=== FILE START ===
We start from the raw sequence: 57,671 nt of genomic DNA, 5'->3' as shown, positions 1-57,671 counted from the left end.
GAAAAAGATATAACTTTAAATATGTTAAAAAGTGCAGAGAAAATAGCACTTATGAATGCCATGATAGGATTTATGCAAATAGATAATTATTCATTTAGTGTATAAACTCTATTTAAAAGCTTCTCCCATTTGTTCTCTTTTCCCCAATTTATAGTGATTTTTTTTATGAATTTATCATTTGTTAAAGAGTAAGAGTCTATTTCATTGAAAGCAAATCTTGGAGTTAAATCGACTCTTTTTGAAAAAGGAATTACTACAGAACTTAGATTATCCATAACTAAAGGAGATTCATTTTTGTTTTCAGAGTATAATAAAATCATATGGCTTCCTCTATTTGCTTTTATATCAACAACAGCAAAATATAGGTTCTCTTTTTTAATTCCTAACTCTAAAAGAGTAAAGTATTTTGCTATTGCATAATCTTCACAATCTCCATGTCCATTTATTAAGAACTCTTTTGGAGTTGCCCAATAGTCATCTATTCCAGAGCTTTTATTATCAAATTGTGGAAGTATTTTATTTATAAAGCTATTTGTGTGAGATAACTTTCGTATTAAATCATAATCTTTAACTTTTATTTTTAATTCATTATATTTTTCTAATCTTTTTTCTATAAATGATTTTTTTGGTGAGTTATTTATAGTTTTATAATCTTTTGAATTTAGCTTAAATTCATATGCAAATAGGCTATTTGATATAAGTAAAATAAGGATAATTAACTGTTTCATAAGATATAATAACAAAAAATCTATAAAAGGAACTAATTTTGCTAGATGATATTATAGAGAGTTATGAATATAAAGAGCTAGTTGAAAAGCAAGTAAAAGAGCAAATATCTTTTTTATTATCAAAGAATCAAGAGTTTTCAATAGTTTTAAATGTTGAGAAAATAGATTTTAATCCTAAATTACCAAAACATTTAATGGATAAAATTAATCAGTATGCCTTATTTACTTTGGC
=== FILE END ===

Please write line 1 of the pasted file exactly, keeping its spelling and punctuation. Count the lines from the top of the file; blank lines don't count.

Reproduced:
We start from the raw sequence: 57,671 nt of genomic DNA, 5'->3' as shown, positions 1-57,671 counted from the left end.